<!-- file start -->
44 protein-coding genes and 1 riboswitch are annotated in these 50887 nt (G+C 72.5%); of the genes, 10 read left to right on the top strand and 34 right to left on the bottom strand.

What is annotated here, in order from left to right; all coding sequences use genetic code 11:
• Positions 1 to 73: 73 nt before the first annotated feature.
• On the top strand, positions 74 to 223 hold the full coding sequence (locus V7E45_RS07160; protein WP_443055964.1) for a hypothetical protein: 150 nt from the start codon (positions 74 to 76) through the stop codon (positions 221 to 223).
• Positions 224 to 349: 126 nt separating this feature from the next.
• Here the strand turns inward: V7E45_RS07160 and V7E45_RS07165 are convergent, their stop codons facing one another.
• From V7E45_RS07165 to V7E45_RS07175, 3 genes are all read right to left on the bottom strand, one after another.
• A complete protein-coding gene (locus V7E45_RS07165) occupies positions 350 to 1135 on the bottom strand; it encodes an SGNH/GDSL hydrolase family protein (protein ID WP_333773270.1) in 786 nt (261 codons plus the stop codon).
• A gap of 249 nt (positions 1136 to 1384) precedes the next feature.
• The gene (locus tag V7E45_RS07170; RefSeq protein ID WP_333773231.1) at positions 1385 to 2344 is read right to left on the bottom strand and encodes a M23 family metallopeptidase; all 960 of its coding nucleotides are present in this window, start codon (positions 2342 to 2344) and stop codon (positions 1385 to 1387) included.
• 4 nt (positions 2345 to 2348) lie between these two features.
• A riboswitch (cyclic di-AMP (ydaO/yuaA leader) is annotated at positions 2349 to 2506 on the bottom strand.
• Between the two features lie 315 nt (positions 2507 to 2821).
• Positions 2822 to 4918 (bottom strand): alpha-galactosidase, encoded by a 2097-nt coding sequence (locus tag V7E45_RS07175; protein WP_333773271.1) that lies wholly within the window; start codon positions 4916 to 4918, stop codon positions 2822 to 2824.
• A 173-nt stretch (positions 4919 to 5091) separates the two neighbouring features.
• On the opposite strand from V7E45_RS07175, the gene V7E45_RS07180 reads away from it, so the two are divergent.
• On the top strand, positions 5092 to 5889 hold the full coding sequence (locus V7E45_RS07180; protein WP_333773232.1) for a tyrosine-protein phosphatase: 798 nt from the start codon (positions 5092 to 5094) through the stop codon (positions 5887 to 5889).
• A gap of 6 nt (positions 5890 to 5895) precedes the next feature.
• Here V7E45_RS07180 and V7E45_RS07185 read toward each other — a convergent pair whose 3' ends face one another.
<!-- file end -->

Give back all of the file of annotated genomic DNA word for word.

44 protein-coding genes and 1 riboswitch are annotated in these 50887 nt (G+C 72.5%); of the genes, 10 read left to right on the top strand and 34 right to left on the bottom strand.

What is annotated here, in order from left to right; all coding sequences use genetic code 11:
• Positions 1 to 73: 73 nt before the first annotated feature.
• On the top strand, positions 74 to 223 hold the full coding sequence (locus V7E45_RS07160; protein WP_443055964.1) for a hypothetical protein: 150 nt from the start codon (positions 74 to 76) through the stop codon (positions 221 to 223).
• Positions 224 to 349: 126 nt separating this feature from the next.
• Here the strand turns inward: V7E45_RS07160 and V7E45_RS07165 are convergent, their stop codons facing one another.
• From V7E45_RS07165 to V7E45_RS07175, 3 genes are all read right to left on the bottom strand, one after another.
• A complete protein-coding gene (locus V7E45_RS07165) occupies positions 350 to 1135 on the bottom strand; it encodes an SGNH/GDSL hydrolase family protein (protein ID WP_333773270.1) in 786 nt (261 codons plus the stop codon).
• A gap of 249 nt (positions 1136 to 1384) precedes the next feature.
• The gene (locus tag V7E45_RS07170; RefSeq protein ID WP_333773231.1) at positions 1385 to 2344 is read right to left on the bottom strand and encodes a M23 family metallopeptidase; all 960 of its coding nucleotides are present in this window, start codon (positions 2342 to 2344) and stop codon (positions 1385 to 1387) included.
• 4 nt (positions 2345 to 2348) lie between these two features.
• A riboswitch (cyclic di-AMP (ydaO/yuaA leader) is annotated at positions 2349 to 2506 on the bottom strand.
• Between the two features lie 315 nt (positions 2507 to 2821).
• Positions 2822 to 4918 (bottom strand): alpha-galactosidase, encoded by a 2097-nt coding sequence (locus tag V7E45_RS07175; protein WP_333773271.1) that lies wholly within the window; start codon positions 4916 to 4918, stop codon positions 2822 to 2824.
• A 173-nt stretch (positions 4919 to 5091) separates the two neighbouring features.
• On the opposite strand from V7E45_RS07175, the gene V7E45_RS07180 reads away from it, so the two are divergent.
• On the top strand, positions 5092 to 5889 hold the full coding sequence (locus V7E45_RS07180; protein WP_333773232.1) for a tyrosine-protein phosphatase: 798 nt from the start codon (positions 5092 to 5094) through the stop codon (positions 5887 to 5889).
• A gap of 6 nt (positions 5890 to 5895) precedes the next feature.
• Here V7E45_RS07180 and V7E45_RS07185 read toward each other — a convergent pair whose 3' ends face one another.